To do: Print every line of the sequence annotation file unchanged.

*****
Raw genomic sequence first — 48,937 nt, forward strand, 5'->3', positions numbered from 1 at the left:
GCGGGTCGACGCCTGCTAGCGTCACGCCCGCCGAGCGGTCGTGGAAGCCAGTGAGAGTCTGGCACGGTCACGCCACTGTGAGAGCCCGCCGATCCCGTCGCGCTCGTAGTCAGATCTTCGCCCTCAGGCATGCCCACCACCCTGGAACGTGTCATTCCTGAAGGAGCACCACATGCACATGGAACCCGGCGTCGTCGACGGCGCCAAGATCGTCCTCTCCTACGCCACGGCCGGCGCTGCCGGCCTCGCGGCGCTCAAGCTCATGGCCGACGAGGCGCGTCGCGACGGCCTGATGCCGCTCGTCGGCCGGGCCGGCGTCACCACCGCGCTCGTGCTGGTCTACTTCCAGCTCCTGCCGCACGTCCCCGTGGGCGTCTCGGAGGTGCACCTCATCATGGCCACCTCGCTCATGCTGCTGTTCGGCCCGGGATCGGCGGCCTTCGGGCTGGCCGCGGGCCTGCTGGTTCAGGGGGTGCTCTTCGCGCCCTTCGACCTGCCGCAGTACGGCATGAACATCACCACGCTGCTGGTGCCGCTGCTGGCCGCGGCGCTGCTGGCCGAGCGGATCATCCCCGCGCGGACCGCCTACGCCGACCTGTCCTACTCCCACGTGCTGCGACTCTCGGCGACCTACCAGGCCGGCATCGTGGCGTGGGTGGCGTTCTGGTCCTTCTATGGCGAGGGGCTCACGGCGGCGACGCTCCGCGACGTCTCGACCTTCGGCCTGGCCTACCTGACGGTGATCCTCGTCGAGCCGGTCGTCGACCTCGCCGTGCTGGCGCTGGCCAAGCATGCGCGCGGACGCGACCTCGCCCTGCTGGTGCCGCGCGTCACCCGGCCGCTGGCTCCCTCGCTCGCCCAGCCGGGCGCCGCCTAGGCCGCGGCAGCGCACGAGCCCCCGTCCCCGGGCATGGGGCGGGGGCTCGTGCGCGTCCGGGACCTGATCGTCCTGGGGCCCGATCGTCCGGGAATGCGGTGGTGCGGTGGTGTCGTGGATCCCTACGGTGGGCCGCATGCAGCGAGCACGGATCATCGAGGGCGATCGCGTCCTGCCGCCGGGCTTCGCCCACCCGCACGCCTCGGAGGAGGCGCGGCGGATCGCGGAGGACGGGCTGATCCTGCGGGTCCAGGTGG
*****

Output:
Raw genomic sequence first — 48,937 nt, forward strand, 5'->3', positions numbered from 1 at the left:
GCGGGTCGACGCCTGCTAGCGTCACGCCCGCCGAGCGGTCGTGGAAGCCAGTGAGAGTCTGGCACGGTCACGCCACTGTGAGAGCCCGCCGATCCCGTCGCGCTCGTAGTCAGATCTTCGCCCTCAGGCATGCCCACCACCCTGGAACGTGTCATTCCTGAAGGAGCACCACATGCACATGGAACCCGGCGTCGTCGACGGCGCCAAGATCGTCCTCTCCTACGCCACGGCCGGCGCTGCCGGCCTCGCGGCGCTCAAGCTCATGGCCGACGAGGCGCGTCGCGACGGCCTGATGCCGCTCGTCGGCCGGGCCGGCGTCACCACCGCGCTCGTGCTGGTCTACTTCCAGCTCCTGCCGCACGTCCCCGTGGGCGTCTCGGAGGTGCACCTCATCATGGCCACCTCGCTCATGCTGCTGTTCGGCCCGGGATCGGCGGCCTTCGGGCTGGCCGCGGGCCTGCTGGTTCAGGGGGTGCTCTTCGCGCCCTTCGACCTGCCGCAGTACGGCATGAACATCACCACGCTGCTGGTGCCGCTGCTGGCCGCGGCGCTGCTGGCCGAGCGGATCATCCCCGCGCGGACCGCCTACGCCGACCTGTCCTACTCCCACGTGCTGCGACTCTCGGCGACCTACCAGGCCGGCATCGTGGCGTGGGTGGCGTTCTGGTCCTTCTATGGCGAGGGGCTCACGGCGGCGACGCTCCGCGACGTCTCGACCTTCGGCCTGGCCTACCTGACGGTGATCCTCGTCGAGCCGGTCGTCGACCTCGCCGTGCTGGCGCTGGCCAAGCATGCGCGCGGACGCGACCTCGCCCTGCTGGTGCCGCGCGTCACCCGGCCGCTGGCTCCCTCGCTCGCCCAGCCGGGCGCCGCCTAGGCCGCGGCAGCGCACGAGCCCCCGTCCCCGGGCATGGGGCGGGGGCTCGTGCGCGTCCGGGACCTGATCGTCCTGGGGCCCGATCGTCCGGGAATGCGGTGGTGCGGTGGTGTCGTGGATCCCTACGGTGGGCCGCATGCAGCGAGCACGGATCATCGAGGGCGATCGCGTCCTGCCGCCGGGCTTCGCCCACCCGCACGCCTCGGAGGAGGCGCGGCGGATCGCGGAGGACGGGCTGATCCTGCGGGTCCAGGTGG